2003 June 20 Friday
Steve Sailer Checks Out Border Hawk UAV

Steve Sailer visited a ranch near Palominas, Arizona where the volunteer group American Border Patrol are testing out a prototype Unmanned Aerial Vehicle (UAV) they plan to use to track illegal aliens entering the United States from Mexico.

His plan, he noted, is to narrowcast live coverage nightly over the AmericanBorderPatrol.com Web site, using low-light and thermal imaging cameras, of what he carefully calls "suspected border intruders." However, he intends to only report their global positioning satellite coordinates to the Department of Homeland Security to prevent vigilantes and other hotheads from beating the government agents to them.

Spencer claimed his goals are two-fold: to help the DHS's Border Patrol do a better job, and to make vivid to the public the extent of the illegal immigration problem in order to build political pressure for stronger enforcement of immigration laws.

American Border Patrol uses a number of other technologies to detect illegal aliens crossing the border.

Once they're out in the field, they deploy mobile microwave and satellite links and military motion sensors. They communicate with each other using Rino GPS-equipped radios.

Robert Bonner, commissioner of the Bureau of Customs and Border Protection, told a House of Representatives panel yesterday that it makes sense to conduct a pilot program using unmanned aerial vehicles, or drones.

Tom Ridge, Cabinet Secretary for the Homeland Security Department, says the US government will be operating at least one drone on the border by the end of the year. But so far the government has not made moves to purchase UAVs to patrol the border.

Despite Ridge's statement that drones might be in use before year's end, the government has taken no steps to purchase any, according to Mario Villareal, a spokesman for the Bureau of Customs and Border Protection.

Even if every illegal alien could be identified using a large number of UAVs there'd probably still be a need for a larger number of Border Patrol agents to go around and round them all up. Still, UAVs could enable exsitng agents to use their time much more productively.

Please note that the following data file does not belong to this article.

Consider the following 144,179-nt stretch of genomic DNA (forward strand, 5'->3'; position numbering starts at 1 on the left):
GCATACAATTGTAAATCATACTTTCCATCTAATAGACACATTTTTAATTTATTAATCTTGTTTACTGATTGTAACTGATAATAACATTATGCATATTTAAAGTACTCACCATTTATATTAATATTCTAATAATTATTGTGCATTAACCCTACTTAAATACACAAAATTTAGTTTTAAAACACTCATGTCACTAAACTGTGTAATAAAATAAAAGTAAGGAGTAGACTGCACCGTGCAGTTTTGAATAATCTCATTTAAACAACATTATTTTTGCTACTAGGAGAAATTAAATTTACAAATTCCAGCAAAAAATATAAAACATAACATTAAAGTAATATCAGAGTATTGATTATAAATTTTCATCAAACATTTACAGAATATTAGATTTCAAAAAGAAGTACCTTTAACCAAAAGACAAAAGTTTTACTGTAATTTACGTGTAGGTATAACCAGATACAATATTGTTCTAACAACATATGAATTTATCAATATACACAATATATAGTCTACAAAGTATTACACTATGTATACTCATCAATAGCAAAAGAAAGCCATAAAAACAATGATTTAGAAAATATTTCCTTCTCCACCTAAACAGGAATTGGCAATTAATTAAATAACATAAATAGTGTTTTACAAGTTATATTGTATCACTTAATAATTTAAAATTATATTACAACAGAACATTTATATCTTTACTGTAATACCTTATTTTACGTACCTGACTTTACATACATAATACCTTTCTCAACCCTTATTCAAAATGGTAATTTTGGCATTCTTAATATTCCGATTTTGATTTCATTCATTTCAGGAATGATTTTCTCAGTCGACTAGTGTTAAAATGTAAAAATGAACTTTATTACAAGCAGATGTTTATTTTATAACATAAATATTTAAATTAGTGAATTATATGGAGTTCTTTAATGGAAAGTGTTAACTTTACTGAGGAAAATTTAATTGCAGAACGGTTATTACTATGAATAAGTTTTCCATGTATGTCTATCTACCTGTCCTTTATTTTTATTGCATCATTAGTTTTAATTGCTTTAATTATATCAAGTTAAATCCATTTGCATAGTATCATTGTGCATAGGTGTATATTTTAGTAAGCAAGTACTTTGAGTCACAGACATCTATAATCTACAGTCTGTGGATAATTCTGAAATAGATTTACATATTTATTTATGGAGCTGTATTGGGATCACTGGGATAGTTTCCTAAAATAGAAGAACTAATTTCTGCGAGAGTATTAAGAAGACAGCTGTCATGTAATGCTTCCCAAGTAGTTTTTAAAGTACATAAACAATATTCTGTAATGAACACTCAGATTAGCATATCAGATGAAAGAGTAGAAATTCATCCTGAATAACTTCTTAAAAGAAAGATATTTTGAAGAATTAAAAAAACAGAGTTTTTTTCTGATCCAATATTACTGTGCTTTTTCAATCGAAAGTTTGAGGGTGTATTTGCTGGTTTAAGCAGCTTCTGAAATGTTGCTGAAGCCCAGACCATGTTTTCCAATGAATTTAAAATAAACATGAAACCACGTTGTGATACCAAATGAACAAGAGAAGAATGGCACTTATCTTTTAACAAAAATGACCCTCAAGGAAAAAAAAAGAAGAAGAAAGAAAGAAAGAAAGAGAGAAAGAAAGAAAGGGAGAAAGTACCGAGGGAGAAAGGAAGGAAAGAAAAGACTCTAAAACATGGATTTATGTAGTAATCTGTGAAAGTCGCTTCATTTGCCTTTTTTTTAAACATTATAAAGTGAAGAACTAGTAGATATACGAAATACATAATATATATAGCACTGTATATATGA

Share |      By Randall Parker at 2003 June 20 03:00 AM  Immigration Border Control


Comments
Jimbo said at January 10, 2004 1:49 PM:

It is wonderful to know that concerned citizens are taking the initative and helping with protecting our borders. The issue of unlawful immigration affects not only those states that directly border Mexico. I live in the northeast and there are numerous Mexicans, Guatemalans, El Salvadorans and Brazilians living and working here. My concern is that they will compete for scarce jobs and end up stuck with low-paying menial jobs which in essence is tantamount to slave labor. I hope that the public will learn about this organization and give them all the support they need.

lar56 said at January 26, 2004 9:33 AM:

Volunteerism is the spirit of this great nation. I believe that this spirit should be cultivated and supported by the public as a whole. Were it not for concerned citizens, or environment would be ruined, our police would be helpless to criminals, and our communities in shambles.

Larry Dighera said at April 22, 2004 8:12 AM:

How will the flying public be protected from midair colissions with Unmanned Aerial Vehicles?

Aaron said at February 22, 2005 8:48 AM:

Well, i like the idea of keeping out the drug runners and criminals, but the decent crop worker or dishwasher or busboy that is making more here than in Mexico (hardly a slave) to support a family is not a threat to the U.S. economically or otherwise. Honestly, i think most Americans have lost their brain after 9/11. Some of these "border-protecting" groups are just covers for the new KKK in America or at best can be described as mid-life crisis boys that still like carrying guns, but could never make it in the military.

Randall Parker said at February 22, 2005 9:31 AM:

Aaron,

The Hispanics create a number of problems for Americans. Hispanics are very poorly educated when they arrive, do not rise scholastically to American average levels over successive generations (and, generally speaking, immigrants quickly reach the level of scholastic achievement that their group will stay at in later generations, earn lower incomes (and hence pay less in taxes than they receive in benefits), have kids illegitimately at higher rates, and commit crimes at higher rates (and also see here).

Go read all those links and then explain to me how in the face of massive evidence you can dismiss the opponents of Hispanic immigration as gun nuts who couldn't make it in the military. Also, speaking of making it in the military why don't you go read the immigration writings of Allan Wall. Allan is currently serving in the US Army in Iraq and lives in Mexico where he teaches English.


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